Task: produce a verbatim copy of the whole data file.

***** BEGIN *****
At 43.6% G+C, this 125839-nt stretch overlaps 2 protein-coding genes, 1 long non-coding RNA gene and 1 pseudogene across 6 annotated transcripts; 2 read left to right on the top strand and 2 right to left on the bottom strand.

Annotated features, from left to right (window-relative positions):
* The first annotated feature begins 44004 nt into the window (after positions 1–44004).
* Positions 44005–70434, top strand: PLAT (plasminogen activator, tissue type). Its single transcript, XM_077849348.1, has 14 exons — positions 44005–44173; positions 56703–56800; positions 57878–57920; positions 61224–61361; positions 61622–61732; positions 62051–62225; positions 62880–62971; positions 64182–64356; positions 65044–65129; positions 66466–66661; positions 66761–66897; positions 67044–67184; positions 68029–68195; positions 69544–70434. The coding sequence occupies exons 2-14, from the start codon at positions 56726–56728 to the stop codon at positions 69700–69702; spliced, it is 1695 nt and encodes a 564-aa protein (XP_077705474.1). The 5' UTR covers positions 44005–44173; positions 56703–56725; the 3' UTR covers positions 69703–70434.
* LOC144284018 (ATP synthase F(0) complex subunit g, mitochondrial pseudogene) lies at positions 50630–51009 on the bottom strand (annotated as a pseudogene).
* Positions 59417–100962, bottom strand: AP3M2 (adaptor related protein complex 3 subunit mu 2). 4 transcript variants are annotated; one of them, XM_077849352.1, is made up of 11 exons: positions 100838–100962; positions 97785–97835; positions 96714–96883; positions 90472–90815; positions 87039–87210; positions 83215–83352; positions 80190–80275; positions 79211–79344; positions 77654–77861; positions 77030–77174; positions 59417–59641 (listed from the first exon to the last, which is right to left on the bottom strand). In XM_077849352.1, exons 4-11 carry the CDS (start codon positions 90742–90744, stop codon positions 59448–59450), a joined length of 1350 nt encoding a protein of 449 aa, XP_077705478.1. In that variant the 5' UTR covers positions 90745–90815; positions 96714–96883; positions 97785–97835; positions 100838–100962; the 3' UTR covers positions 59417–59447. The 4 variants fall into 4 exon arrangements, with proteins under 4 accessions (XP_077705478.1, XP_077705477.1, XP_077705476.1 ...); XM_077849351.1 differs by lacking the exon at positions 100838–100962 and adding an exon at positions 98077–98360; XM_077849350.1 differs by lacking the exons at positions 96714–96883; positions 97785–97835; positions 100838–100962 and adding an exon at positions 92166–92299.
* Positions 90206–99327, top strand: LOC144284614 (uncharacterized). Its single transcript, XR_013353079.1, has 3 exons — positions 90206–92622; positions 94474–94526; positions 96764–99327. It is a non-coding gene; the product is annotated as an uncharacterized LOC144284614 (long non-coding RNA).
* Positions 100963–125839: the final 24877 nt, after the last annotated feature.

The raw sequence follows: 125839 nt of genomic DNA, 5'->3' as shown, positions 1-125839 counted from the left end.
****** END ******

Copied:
At 43.6% G+C, this 125839-nt stretch overlaps 2 protein-coding genes, 1 long non-coding RNA gene and 1 pseudogene across 6 annotated transcripts; 2 read left to right on the top strand and 2 right to left on the bottom strand.

Annotated features, from left to right (window-relative positions):
* The first annotated feature begins 44004 nt into the window (after positions 1–44004).
* Positions 44005–70434, top strand: PLAT (plasminogen activator, tissue type). Its single transcript, XM_077849348.1, has 14 exons — positions 44005–44173; positions 56703–56800; positions 57878–57920; positions 61224–61361; positions 61622–61732; positions 62051–62225; positions 62880–62971; positions 64182–64356; positions 65044–65129; positions 66466–66661; positions 66761–66897; positions 67044–67184; positions 68029–68195; positions 69544–70434. The coding sequence occupies exons 2-14, from the start codon at positions 56726–56728 to the stop codon at positions 69700–69702; spliced, it is 1695 nt and encodes a 564-aa protein (XP_077705474.1). The 5' UTR covers positions 44005–44173; positions 56703–56725; the 3' UTR covers positions 69703–70434.
* LOC144284018 (ATP synthase F(0) complex subunit g, mitochondrial pseudogene) lies at positions 50630–51009 on the bottom strand (annotated as a pseudogene).
* Positions 59417–100962, bottom strand: AP3M2 (adaptor related protein complex 3 subunit mu 2). 4 transcript variants are annotated; one of them, XM_077849352.1, is made up of 11 exons: positions 100838–100962; positions 97785–97835; positions 96714–96883; positions 90472–90815; positions 87039–87210; positions 83215–83352; positions 80190–80275; positions 79211–79344; positions 77654–77861; positions 77030–77174; positions 59417–59641 (listed from the first exon to the last, which is right to left on the bottom strand). In XM_077849352.1, exons 4-11 carry the CDS (start codon positions 90742–90744, stop codon positions 59448–59450), a joined length of 1350 nt encoding a protein of 449 aa, XP_077705478.1. In that variant the 5' UTR covers positions 90745–90815; positions 96714–96883; positions 97785–97835; positions 100838–100962; the 3' UTR covers positions 59417–59447. The 4 variants fall into 4 exon arrangements, with proteins under 4 accessions (XP_077705478.1, XP_077705477.1, XP_077705476.1 ...); XM_077849351.1 differs by lacking the exon at positions 100838–100962 and adding an exon at positions 98077–98360; XM_077849350.1 differs by lacking the exons at positions 96714–96883; positions 97785–97835; positions 100838–100962 and adding an exon at positions 92166–92299.
* Positions 90206–99327, top strand: LOC144284614 (uncharacterized). Its single transcript, XR_013353079.1, has 3 exons — positions 90206–92622; positions 94474–94526; positions 96764–99327. It is a non-coding gene; the product is annotated as an uncharacterized LOC144284614 (long non-coding RNA).
* Positions 100963–125839: the final 24877 nt, after the last annotated feature.

The raw sequence follows: 125839 nt of genomic DNA, 5'->3' as shown, positions 1-125839 counted from the left end.